As you can tell if people take to what we are expecting (and I might aswell go on the record as saying I will only take to a custom camera myself with specific price and visual performance advantages) then there will be a new market using a variety of datarates, resolutions and bit depths. Could this sort of flexibility be offered in your product for that market?

If people like your package what are the options and purchase options, and are there any attractive bulk purchase options that we could get into in private? Some people here would spend thousands, others would spend much much less.

I have allready located a Linux editing system that captures in HD, but it will be too much trouble for most, and a lot of power users probably would prefer something like your system.

Also there have been a few people wanting to find out more on your product here, maybe they can ask questions.

I would like to say I'm a bit of a novice to the issues in videography, but good on the technical side, so I might not understand all the issues.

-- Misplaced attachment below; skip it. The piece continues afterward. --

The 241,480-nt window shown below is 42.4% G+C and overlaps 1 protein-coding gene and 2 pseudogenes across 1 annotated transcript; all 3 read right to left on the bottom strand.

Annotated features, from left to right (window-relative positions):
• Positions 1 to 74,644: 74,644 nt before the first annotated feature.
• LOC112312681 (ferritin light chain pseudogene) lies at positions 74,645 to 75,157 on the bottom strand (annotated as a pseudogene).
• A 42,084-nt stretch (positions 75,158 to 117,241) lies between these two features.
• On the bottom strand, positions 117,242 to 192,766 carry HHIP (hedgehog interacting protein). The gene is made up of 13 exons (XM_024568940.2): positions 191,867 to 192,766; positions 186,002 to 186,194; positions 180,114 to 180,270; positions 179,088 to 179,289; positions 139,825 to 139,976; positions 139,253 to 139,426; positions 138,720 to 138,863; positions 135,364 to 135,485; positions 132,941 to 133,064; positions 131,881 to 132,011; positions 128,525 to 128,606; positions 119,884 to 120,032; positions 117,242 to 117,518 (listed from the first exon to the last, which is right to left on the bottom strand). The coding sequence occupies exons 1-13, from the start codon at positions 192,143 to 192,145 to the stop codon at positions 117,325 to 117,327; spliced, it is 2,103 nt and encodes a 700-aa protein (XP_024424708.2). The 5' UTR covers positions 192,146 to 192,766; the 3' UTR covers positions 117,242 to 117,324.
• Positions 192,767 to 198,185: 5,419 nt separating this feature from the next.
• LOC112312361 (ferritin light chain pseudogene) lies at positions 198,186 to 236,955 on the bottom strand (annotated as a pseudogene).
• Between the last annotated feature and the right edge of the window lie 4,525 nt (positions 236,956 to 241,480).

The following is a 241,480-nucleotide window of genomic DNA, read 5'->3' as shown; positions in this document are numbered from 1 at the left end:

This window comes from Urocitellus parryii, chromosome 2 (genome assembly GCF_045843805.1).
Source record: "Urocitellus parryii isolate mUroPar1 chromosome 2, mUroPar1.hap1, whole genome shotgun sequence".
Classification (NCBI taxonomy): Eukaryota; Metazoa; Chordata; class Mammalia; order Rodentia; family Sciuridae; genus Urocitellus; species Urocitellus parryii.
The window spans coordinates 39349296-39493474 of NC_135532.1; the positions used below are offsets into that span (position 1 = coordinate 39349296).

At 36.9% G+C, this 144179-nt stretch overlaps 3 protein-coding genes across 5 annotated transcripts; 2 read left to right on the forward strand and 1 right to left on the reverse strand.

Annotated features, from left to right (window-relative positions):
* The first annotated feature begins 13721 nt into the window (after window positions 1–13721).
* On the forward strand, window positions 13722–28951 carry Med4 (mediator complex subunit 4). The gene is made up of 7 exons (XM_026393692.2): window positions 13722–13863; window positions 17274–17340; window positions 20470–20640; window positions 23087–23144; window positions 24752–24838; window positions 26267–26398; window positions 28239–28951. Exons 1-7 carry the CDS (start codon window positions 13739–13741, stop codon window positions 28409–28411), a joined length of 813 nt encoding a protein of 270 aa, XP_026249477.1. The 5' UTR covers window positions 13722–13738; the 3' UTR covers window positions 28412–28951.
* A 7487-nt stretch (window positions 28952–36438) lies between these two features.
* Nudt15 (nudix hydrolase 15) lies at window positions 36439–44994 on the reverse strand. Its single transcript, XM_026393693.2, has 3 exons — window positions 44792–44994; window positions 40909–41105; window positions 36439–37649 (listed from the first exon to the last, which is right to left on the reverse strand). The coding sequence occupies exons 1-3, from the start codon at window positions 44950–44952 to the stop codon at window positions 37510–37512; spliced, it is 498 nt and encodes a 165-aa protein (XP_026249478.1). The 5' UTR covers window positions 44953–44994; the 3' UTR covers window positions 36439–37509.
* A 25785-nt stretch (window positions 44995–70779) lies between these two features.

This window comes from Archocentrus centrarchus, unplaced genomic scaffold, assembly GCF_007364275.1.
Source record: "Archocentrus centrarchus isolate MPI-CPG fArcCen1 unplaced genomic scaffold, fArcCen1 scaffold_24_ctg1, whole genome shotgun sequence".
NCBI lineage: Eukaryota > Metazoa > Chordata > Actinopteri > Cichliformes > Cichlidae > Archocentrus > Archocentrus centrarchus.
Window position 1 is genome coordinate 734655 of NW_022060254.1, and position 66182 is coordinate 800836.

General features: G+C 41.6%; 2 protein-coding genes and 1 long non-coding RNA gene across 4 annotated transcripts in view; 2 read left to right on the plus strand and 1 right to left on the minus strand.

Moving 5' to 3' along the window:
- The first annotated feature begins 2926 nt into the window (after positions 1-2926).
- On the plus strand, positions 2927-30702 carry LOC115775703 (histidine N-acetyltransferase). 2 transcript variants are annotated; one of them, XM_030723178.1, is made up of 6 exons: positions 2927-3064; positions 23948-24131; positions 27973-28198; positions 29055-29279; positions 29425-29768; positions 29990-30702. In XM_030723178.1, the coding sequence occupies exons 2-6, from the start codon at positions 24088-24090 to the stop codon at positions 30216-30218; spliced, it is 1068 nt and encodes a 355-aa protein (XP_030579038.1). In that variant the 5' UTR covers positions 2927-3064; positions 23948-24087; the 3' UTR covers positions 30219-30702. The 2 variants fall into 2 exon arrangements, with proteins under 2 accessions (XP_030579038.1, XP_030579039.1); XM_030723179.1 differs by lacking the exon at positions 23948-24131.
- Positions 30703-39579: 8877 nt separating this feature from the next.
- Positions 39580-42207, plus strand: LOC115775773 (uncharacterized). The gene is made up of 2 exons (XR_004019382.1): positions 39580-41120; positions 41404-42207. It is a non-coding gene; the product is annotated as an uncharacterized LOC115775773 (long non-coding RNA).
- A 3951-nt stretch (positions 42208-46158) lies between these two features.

Well I have to go to bed, so I hope I can pick up your reply tommorrow.

Thanks for turning up.

Wayne.
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Old June 2nd, 2004, 12:54 PM   #142
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I am talking with Norpix about a good quality bayer plugin for the norpix software..they are saying that if I buy the software they will get me a good quality plugin...I said if they show me a test image of the filter and it looks good enough I will buy ;) wait and see I guess...I got the 1300 camera today from Silicon Imaging...time to start testing i guess yaaaappeee!!
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Old June 2nd, 2004, 06:13 PM   #143
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Using a number of DSLR stills cameras in the last few years, I noticed that the RAW file format generated by them are approximative the same size in Mb as the size of the chip in megapixels. A 6 megapixels bayer pattern chip gives a ~<6 MB RAW file, that converted to RGB tiff will end up as a ~17MB.